In the press release for Chautauqua: Creating Community Through Food, the latest series of imaginative food events by Derek Denckla, I’m drawn to a simple phrase tucked in parenthesis:  “and vice versa”.

The full line reads, “Chautauqua aims to create community through food (and vice versa), assembling a series of innovative and diverse events and exhibitions harking back to historical cultural gatherings started in NYC and held in rural farm communities all over America.”  The series begins with a Farm City Book Club meeting on Tuesday, February 22nd, and will explore food via art, sustainability, history, and more on a weekly basis for the next five months.  He’s got an incredible line-up and you can find it all right here.

Denckla Speaks Chautauqua at 61 Local

What I like about the vice versa is that it makes a two-way street; an exchange.  Yes, through these events, we’re going to break bread and expand the table.  Yet in the vice versa — creating food through community — we’ll also create sustenance.  This two-way exchange leads to a trademark in Denckla’s work that I always appreciate: “…collapsing the distinction between maker and consumer” (phrase also from press release).  It reminds me of Denckla saying that his 2010 Farm City series sought to get people to realize we don’t have to be “alienated consumers.”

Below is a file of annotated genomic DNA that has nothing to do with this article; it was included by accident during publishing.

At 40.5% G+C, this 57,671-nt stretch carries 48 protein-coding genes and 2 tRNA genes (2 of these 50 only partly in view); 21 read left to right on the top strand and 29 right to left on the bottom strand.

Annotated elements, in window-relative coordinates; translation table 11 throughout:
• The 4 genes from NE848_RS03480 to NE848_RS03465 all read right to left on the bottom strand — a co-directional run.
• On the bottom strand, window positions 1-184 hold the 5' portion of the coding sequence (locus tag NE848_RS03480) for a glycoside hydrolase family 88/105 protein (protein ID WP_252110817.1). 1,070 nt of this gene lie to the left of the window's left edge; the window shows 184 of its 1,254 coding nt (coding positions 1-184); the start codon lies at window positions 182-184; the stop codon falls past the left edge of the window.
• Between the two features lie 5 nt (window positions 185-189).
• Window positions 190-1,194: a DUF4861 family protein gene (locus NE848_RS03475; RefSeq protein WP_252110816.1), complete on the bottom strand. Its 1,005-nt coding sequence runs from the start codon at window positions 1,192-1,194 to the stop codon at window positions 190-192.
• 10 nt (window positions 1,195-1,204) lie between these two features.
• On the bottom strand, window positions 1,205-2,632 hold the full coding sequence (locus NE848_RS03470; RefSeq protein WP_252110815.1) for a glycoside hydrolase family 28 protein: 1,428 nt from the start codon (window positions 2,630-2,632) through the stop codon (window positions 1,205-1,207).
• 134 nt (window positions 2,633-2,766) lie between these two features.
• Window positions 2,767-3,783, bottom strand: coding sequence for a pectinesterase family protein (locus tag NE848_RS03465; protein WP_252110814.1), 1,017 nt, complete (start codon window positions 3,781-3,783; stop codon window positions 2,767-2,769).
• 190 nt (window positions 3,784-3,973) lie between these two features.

These ideas recall a conversation I got to share last summer with Professor Joan Gussow.  We were sitting in her garden, after roasting freshly-harvested eggplants, and she was asking me a series of questions such as, “Did I know how to hem a pair of pants?”.  While I was busy thinking of the tailor I’d call, she answered for me by saying, “It’s disempowering not to be able to do things yourself.”  Thus implied…and vice versa.

So, let’s make some food — and ideas, conversation, and connection, while we’re at it — in these coming weeks.  The venue is Local 61, a new bar/restaurant at 61 Bergen Street in Carroll Gardens dedicated to local food and beer producers.  The place is warm, cozy, and exquisite.  See you there.


61 Local Sign Says It All: Drink, Idea, Food, Conversation, Connection

Brooklyn in Proper Perspective

On Thursday, October 7th, the Mayor’s Office held its first “community conversation” to talk about what’s working and what’s not in PlaNYC.  To recap, PlaNYC is the city’s sustainability document for the year 2030, an anticipated era of more people and contentious climate.  It came out in 2007, along with the legal imperative to update it every four years.  Now New Yorkers are gathering around the collective table to direct the first round of updates for spring 2011.

Community Advocate Addresses His Peers; PlaNYC